[: -eq: unary operator expected

I believe it is for " if [ $result -eq 0 ] " line of code. Any thoughts or suggestions what can I do to correct it. Again, I appreciate all your help.

I am "really" sorry - I totally goofed that and didn't even realize :P

This is what I meant to type (wanting to get the value of the return - errno or $?

grep -n $word $filename1 >/dev/null 2>&1
result=$?
if [ $result -eq 0 ]

Just those first two lines need to change in the script.

Sorry about that, again. That'll teach me to do more than "bash -n" to check my post answer ;)

, Mike

I didn't realize you could call vi in a script like that and execute sed from there - I always sed the file and output to a temp file, and then read back in to the original... this is much cleaner.

Thank you very much again Mike. Your expertise certainly directed me towards the right direction...I am still working on manipulating the entire script though. One question I do have is, when the user enters the vi to make changes to the spellings, how do the user comes out of it. I tried using regular options :x, :w etc which does not work..program kind of hangs on at this point. Could you or someone please clarify?
Thanks.

Thank you so much Mike, I got it now. You have been very helpful and great.

Now, let's say i want to create a script file for sed and apply the output of scriptfile to original file in a different statement. Here is what I did:

Change statement: sed "s/$word/$in/g" >> $filename2
to echo "s/$word/$in/g" >> filename2;

following the section of the program , I should add:

sed -f $filename2 $originalfile

Where original file is the file we checked for spellings, so now we need to send sed's output to it.
however, this approach is not working, the program runs fine with no errors, but when I check original file, it still has same spelling mistakes. There must be something I am missing! Any thoughts/suggestions. Please help.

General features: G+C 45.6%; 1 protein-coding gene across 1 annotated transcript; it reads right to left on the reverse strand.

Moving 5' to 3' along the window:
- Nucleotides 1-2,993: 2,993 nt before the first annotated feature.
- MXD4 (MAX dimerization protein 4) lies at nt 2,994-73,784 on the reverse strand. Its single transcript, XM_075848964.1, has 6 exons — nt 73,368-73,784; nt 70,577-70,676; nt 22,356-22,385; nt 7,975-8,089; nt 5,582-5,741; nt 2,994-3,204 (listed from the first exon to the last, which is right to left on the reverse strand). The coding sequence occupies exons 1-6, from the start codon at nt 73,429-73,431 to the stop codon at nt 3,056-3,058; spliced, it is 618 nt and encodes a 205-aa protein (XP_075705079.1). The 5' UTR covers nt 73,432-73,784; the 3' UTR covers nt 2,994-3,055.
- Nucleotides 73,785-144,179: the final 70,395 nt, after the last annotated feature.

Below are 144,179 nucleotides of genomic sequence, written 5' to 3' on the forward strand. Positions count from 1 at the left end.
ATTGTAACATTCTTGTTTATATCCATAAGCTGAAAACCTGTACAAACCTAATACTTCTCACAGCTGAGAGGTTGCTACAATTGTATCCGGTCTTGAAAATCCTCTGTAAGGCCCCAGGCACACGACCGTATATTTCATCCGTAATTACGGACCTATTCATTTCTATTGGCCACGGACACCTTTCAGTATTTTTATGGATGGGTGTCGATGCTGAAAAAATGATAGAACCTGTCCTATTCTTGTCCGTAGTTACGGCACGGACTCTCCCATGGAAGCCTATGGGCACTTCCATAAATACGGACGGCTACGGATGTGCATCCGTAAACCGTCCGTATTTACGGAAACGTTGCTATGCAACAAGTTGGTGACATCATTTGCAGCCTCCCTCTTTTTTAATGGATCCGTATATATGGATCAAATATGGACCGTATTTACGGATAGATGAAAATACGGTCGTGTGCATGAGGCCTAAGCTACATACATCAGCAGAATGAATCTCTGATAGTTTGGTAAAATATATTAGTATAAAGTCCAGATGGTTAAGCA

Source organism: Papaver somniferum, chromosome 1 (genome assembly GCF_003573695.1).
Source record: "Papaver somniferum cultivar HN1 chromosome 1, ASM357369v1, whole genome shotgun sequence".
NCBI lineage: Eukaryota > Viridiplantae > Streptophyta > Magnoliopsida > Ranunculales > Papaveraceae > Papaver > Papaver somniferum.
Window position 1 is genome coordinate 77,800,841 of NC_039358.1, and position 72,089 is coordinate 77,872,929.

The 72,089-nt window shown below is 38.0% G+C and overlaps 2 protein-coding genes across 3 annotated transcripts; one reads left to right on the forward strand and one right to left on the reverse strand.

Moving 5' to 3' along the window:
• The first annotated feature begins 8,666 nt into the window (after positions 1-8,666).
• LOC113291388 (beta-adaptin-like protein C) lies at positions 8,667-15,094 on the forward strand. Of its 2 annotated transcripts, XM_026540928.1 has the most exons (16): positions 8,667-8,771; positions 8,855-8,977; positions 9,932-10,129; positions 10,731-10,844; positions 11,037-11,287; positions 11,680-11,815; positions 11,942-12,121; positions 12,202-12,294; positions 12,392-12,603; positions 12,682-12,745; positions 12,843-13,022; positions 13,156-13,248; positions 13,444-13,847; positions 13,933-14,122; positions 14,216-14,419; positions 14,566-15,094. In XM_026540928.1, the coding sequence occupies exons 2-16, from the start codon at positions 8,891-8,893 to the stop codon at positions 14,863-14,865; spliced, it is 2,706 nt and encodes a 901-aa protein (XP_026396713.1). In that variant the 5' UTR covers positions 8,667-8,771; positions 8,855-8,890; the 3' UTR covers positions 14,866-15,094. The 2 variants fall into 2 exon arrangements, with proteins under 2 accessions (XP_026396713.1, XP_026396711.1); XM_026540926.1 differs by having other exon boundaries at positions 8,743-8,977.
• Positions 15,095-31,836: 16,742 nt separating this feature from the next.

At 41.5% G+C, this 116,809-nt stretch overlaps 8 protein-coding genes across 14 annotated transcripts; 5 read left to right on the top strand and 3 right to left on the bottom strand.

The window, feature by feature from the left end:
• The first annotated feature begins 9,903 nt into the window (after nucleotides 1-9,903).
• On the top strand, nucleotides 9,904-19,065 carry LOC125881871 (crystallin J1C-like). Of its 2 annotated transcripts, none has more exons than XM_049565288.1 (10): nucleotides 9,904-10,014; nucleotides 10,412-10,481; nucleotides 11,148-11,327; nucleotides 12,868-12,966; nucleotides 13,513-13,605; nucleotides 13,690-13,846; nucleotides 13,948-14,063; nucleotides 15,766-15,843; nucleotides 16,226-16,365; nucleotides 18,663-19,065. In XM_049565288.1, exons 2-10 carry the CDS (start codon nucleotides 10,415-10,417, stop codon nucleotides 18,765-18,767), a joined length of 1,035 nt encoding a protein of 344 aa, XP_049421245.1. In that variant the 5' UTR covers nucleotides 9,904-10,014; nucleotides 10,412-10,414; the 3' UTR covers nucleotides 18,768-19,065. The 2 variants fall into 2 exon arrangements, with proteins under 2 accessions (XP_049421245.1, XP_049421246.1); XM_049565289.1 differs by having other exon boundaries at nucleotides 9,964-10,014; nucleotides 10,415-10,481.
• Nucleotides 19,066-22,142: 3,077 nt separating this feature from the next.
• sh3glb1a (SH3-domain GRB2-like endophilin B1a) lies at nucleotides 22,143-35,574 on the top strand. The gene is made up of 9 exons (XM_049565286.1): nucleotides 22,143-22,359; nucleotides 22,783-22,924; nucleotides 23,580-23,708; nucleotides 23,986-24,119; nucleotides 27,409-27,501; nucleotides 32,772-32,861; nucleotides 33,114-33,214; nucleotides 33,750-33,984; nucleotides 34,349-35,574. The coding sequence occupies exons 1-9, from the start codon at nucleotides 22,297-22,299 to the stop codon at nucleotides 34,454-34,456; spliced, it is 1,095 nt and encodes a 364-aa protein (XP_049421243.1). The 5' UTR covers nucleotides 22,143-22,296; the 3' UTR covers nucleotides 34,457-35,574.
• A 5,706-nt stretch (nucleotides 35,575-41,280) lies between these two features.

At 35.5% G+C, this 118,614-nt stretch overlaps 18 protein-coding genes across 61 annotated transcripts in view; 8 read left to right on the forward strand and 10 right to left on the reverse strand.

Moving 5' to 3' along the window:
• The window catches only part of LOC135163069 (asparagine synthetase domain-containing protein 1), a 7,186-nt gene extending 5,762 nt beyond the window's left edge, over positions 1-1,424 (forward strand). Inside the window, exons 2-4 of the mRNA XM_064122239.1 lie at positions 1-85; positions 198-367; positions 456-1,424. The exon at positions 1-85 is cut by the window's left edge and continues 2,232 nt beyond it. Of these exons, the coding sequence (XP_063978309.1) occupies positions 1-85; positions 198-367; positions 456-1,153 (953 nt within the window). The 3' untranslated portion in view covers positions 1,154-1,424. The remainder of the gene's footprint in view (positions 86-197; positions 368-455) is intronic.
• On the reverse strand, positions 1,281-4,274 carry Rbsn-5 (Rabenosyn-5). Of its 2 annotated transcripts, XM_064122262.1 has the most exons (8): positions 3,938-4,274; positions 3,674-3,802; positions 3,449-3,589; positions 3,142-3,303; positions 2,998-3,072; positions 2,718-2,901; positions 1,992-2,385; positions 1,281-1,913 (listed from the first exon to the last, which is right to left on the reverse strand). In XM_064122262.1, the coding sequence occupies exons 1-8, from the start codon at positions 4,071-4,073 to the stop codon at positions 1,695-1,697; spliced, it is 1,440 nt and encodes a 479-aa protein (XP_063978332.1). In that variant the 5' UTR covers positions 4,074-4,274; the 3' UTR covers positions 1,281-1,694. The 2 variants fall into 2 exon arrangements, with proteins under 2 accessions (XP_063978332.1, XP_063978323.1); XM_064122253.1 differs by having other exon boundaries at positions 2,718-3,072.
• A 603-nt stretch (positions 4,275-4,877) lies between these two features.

Thanks very much.

Hey there,

Glad to help :)

You should be all right with that, just be sure to escape your shell special character when you echo:

echo "s/$word/$in/g" >> filename2

would end up echoing the value of your variables into your sed script.

echo "s/\$word/\$in/g" >> filename2

should take care of that :)

, Mike

Thanks again for replying. I would not have bothered you again, but the syntax seems to be missing something on my end.
sed -f "filename2" "originalfile"
Doing so does not apply the output of filename2 to the original file. Strangely, when I use sed without -n option, it displays the output correctly on stdout, however, same does not apply to the file when I takeoff -n. Any thing you may suggest to fix this !
Thanks and I appreciate all your help.

Hey,

The important thing is that you're making forward progress! :)

For the -n flag, you're instructing sed not to print anything - which is good when you don't want to print every single line of your file. So, it kind of works like a "grep" in the sense that, if you end your sed statement with the "p" flag and use -n, you will only print the lines that match.

So, for instance:

sed -n '/HELLO/p' filename

would only print the lines from "filename" that matched the regular expression HELLO.

I think if you just add the p to the end of your expression (works on straight-up match operator, like above, and at the end of a substitute, like you're doing (e.g. sed -n 's/this/that/p' FILE)

Best wishes,

Mike